Then, she asked me to cut my commission. This was not an option.
I invest my time and money in helping my sellers and should actually charge more. When I refused to discount my services she decided to go with somebody else. That’s all well and good, because she wasn’t complying with the strategies that have proven successful for so many. Guess what: that $420,000-$430,000 sale – I just looked in the MLS last week. It sold for $388,000.
So, is it worth it to not spend a little time and effort as well as a few dollars to get the $420,000 or to cut corners and get $388,000 – $32,000 less than the minimum anticipated sale price?
I should always stick to my guns, because the strategies that I use work.
Sellers have seen outstanding results, and we have wonderful feedback from our sellers on our strategies. As evidenced by what Patrick and Erin T said recently, “Eric was a consummate professional throughout our sales process and was the expert we needed to ensure the sale of our home was quickly completed. Being first time sellers and relocating out of the area during the sale of our home, we were very worried and scared that we would not be able to handle this process appropriately and burn additional resources. He provided the best strategy, kept us informed, and ultimately closed the deal in a very short time period.”
Opposite interaction with a different seller than above and the results are astounding. I just helped another couple sell who is going to settlement this week. When I met with them they wanted to push the envelope to price. They wanted to list for $450,000, I thought it was a $435,000 house. I told them that we could attempt $450k, but only if they followed the necessary steps and invested in the process. We had to have it Scientifically Staged. We gave them a check-list of about 20 items. They did every single item on the check-list. It looked great. This process took a month and a half, but when the final product was done, their home looked phenomenal, pictures were amazing, and the feedback the first weekend was super. We had four showings in the first four days, and the second showing that we had submitted a full price offer with closing help. The sellers were ecstatic and realized all their hard work paid off in their bottom line.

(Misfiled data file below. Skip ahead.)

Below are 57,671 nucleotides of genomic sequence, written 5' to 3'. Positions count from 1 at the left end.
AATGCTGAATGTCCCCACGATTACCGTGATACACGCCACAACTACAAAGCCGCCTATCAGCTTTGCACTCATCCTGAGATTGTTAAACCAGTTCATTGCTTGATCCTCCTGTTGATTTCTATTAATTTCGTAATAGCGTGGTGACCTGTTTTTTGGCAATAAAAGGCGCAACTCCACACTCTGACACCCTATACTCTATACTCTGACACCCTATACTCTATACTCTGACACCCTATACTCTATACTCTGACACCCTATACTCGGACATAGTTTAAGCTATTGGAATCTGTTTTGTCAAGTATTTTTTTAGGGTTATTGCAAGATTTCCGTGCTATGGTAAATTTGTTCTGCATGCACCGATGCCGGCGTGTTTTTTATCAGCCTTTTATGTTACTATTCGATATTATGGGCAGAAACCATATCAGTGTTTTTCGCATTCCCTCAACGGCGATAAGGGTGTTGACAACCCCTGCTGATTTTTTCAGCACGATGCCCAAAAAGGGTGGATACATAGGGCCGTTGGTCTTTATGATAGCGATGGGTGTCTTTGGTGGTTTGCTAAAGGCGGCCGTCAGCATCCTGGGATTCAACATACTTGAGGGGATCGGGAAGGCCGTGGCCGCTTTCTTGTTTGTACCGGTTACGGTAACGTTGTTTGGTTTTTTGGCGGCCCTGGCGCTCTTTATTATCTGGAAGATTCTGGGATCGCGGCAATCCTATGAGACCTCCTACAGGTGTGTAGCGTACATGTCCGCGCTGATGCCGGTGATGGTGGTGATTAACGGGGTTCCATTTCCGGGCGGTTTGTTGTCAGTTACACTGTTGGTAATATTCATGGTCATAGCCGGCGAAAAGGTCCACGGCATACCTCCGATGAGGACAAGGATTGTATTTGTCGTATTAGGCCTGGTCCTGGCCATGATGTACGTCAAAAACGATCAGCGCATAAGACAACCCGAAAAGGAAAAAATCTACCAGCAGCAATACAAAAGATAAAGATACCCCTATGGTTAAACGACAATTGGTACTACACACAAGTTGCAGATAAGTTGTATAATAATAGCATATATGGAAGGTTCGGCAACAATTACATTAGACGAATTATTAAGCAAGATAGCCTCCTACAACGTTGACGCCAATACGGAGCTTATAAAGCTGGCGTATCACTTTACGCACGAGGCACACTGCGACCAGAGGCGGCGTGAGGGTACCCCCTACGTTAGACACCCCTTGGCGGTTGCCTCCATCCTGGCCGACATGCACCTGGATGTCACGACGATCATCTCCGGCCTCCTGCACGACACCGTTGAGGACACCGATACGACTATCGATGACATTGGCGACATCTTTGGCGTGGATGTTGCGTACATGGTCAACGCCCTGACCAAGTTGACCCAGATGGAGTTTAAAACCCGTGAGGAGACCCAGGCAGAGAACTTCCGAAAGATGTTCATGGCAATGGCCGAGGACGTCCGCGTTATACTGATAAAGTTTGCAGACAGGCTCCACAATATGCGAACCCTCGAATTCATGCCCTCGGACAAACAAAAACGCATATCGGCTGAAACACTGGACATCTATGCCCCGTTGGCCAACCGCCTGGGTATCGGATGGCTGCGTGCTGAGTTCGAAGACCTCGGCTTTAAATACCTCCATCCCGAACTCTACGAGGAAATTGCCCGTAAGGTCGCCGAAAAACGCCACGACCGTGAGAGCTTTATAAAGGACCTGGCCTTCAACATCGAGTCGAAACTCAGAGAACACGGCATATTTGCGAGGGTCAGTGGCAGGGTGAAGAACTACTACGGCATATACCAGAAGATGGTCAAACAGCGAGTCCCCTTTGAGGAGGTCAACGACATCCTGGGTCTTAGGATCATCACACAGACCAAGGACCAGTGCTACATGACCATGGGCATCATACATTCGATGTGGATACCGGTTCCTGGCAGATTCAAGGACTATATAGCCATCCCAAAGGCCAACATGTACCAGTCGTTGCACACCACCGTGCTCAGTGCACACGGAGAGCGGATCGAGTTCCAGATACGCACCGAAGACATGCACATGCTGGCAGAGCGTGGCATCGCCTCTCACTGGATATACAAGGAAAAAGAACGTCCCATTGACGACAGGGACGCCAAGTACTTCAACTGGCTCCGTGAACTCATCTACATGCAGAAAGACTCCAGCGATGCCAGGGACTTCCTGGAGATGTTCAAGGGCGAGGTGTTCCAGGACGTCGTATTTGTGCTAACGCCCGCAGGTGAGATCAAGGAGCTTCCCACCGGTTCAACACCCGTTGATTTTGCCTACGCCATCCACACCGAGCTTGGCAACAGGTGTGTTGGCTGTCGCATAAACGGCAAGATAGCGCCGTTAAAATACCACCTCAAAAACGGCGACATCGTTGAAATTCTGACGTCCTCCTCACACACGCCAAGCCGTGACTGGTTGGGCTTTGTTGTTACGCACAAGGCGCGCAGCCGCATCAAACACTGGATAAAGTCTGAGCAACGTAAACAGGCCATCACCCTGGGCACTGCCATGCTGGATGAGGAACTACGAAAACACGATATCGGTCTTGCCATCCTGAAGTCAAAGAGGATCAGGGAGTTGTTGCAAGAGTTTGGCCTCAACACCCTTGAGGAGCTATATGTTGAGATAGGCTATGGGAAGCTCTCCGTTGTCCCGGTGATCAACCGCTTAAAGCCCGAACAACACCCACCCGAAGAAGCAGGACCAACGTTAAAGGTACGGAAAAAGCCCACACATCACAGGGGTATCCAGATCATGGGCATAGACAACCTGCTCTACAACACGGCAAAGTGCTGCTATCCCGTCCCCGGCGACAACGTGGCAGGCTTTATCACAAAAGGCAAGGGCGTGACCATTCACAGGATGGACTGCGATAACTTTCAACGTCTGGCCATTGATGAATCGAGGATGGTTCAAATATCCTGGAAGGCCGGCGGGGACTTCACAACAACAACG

Do the strategies that we have for a value-driven approach where we help sellers increase the value – better said: increase the enhanced value of their property – work? Absolutely.
Are the results always record breaking for neighborhoods? Not always. But your home will be positioned for the best chance of success and maximizing your profits.
It’s unfortunate, but I did learn a lesson, and I think my sellers learned a lesson, too. The strategies that I use work. If the next seller will not follow the strategies and ask me to cut corners, I’m going to have to share this story and decline the listing.
I’ll talk to you next month. If you want a topic covered for Stories From The Street, feel free to e-mail me at Eric@EricVerdiProperties.com.